Darwin was not the first naturalist to propose that species changed over time into new species—that life, as we would say now, evolves. In the eighteenth century, Buffon and other naturalists began to introduce the idea that life might not have been fixed since creation. By the end of the 1700s, paleontologists had swelled the fossil collections of Europe, offering a picture of the past at odds with an unchanging natural world. And in 1801, a French naturalist named Jean Baptiste Pierre Antoine de Monet, Chevalier de Lamarck took a great conceptual step and proposed a full-blown theory of evolution.
Lamarck started his scientific career as a botanist, but in 1793 he became one of the founding professors of the Musee National d’Histoire Naturelle as an expert on invertebrates. His work on classifying worms, spiders, molluscs, and other boneless creatures was far ahead of his time.
Change through use and disuse
Lamarck was struck by the similarities of many of the animals he studied, and was impressed too by the burgeoning fossil record. It led him to argue that life was not fixed. When environments changed, organisms had to change their behavior to survive. If they began to use an organ more than they had in the past, it would increase in its lifetime. If a giraffe stretched its neck for leaves, for example, a “nervous fluid” would flow into its neck and make it longer. Its offspring would inherit the longer neck, and continued stretching would make it longer still over several generations. Meanwhile organs that organisms stopped using would shrink.
Organisms driven to greater complexity
This sort of evolution, for which Lamarck is most famous today, was only one of two mechanisms he proposed. As organisms adapted to their surroundings, nature also drove them inexorably upward from simple forms to increasingly complex ones. Like Buffon, Lamarck believed that life had begun through spontaneous generation. But he claimed that new primitive life forms sprang up throughout the history of life; today’s microbes were simply “the new kids on the block.”
Evolution by natural processes
Lamarck was proposing that life took on its current form through natural processes, not through miraculous interventions. For British naturalists in particular, steeped as they were in natural theology, this was appalling. They believed that nature was a reflection of God’s benevolent design. To them, it seemed Lamarck was claiming that it was the result of blind primal forces. Rejected by some on religious grounds and shunned by scientists like Cuvier for lack of deductive rigor in his arguments, Lamarck died in 1829 in poverty and obscurity.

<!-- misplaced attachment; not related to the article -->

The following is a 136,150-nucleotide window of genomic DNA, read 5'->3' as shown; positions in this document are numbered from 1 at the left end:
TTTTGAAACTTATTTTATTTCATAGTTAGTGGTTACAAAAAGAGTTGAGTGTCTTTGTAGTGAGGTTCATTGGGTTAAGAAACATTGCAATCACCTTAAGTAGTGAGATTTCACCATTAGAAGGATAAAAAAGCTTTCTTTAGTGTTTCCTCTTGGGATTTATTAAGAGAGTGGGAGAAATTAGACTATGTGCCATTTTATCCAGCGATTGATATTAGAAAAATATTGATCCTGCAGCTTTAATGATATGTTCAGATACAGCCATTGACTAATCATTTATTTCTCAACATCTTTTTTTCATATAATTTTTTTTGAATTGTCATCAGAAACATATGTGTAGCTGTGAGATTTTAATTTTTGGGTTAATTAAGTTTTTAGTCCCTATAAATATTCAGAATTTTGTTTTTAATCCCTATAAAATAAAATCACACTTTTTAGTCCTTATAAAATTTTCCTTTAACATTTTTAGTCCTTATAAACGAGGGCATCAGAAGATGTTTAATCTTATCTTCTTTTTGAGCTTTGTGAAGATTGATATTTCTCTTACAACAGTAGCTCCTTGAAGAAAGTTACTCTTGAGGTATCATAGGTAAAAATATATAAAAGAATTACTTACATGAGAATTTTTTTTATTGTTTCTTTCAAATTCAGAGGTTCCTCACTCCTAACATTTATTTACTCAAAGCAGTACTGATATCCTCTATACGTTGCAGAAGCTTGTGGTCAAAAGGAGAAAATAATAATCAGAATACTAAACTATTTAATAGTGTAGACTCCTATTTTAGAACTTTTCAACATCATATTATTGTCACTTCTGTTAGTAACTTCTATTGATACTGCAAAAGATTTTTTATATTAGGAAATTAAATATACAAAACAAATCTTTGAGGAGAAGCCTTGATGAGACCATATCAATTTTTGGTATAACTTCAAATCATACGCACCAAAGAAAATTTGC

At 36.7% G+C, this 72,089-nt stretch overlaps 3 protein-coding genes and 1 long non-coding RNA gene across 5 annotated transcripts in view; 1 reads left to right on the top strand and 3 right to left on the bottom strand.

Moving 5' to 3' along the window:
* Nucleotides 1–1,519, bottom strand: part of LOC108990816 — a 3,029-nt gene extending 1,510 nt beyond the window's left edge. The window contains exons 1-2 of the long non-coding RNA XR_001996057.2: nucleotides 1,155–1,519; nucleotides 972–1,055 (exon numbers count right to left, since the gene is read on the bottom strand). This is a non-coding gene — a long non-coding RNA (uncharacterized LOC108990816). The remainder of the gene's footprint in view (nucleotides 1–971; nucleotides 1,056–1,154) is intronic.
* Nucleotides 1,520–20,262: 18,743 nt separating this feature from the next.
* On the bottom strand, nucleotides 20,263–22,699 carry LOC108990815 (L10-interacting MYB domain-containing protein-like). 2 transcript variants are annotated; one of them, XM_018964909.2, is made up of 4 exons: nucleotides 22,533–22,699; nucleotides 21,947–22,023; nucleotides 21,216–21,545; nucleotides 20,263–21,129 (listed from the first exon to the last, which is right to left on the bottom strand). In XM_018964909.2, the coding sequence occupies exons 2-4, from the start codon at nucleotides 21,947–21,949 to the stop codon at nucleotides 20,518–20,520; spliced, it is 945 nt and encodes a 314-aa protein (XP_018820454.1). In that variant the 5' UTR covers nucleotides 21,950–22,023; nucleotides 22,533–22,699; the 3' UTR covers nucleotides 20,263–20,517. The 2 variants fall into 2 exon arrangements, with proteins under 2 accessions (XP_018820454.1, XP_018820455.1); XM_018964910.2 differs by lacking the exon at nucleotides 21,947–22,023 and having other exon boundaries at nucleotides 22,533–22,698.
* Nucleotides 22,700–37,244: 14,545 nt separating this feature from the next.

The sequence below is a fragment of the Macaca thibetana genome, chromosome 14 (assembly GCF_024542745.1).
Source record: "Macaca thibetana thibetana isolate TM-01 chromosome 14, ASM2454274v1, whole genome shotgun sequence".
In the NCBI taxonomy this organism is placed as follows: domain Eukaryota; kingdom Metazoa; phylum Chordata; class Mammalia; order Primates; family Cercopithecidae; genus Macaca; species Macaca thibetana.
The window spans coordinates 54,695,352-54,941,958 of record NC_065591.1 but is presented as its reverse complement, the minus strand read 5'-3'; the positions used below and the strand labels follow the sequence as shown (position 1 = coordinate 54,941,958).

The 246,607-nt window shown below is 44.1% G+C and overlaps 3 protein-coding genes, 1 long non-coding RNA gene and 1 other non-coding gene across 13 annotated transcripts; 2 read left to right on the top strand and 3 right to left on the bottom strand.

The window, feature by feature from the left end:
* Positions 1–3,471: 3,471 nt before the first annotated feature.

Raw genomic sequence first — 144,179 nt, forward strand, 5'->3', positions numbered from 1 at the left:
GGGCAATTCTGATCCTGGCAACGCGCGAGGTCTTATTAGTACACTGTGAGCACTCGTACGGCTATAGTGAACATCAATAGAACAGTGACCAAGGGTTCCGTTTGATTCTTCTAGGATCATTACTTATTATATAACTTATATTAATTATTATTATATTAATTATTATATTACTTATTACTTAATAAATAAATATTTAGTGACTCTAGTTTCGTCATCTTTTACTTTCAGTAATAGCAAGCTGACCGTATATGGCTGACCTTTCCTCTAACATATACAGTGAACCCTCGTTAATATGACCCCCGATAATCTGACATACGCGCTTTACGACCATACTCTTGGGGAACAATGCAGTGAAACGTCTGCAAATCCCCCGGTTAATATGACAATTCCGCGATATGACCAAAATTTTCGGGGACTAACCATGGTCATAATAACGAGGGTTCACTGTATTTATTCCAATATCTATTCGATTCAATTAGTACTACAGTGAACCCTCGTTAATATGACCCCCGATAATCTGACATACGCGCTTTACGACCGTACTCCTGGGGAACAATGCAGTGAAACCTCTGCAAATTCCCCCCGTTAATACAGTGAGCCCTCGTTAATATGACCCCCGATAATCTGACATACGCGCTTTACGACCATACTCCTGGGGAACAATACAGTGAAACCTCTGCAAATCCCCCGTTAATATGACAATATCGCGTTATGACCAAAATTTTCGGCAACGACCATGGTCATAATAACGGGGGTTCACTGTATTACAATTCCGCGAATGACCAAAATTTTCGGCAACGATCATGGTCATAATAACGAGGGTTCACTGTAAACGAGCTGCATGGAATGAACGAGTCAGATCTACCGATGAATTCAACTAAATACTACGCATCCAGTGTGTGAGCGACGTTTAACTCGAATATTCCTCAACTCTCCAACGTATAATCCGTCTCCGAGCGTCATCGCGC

But the notion of evolution did not die with him. The French naturalist Geoffroy St. Hilaire would champion another version of evolutionary change in the 1820s, and the British writer Robert Chambers would author a best-selling argument for evolution in 1844: Vestiges of a Natural Creation. And in 1859, Charles Darwin would publish the Origin of Species. Lamarck, St. Hilaire, Chambers, and Darwin all had radically different ideas about how evolution operates, but only Darwin’s still have scientific currency today.
Different from Darwin
Darwin relied on much the same evidence for evolution that Lamarck did (such as vestigial structures and artificial selection through breeding), but made completely different arguments from Lamarck. Darwin did not accept an arrow of complexity driving through the history of life. He argued that complexity evolved simply as a result of life adapting to its local conditions from one generation to the next, much as modern biologists see this process. But of course, Darwin’s ideas weren’t entirely modern either. For example, he tried on and eventually rejected several different ideas about heredity (including the inheritance of acquired characteristics, as championed by Lamarck) and never came to any satisfying conclusion about how traits were passed from parent to offspring.
Lamarckian inheritance is an idea that today is known mainly from textbooks, where it is used to as a historical contrast for our modern understanding of genetic inheritance, which began with the rediscovery of Mendel’s work in the late 1800s. Despite all he got wrong, Lamarck can be credited with envisioning evolutionary change for the first time.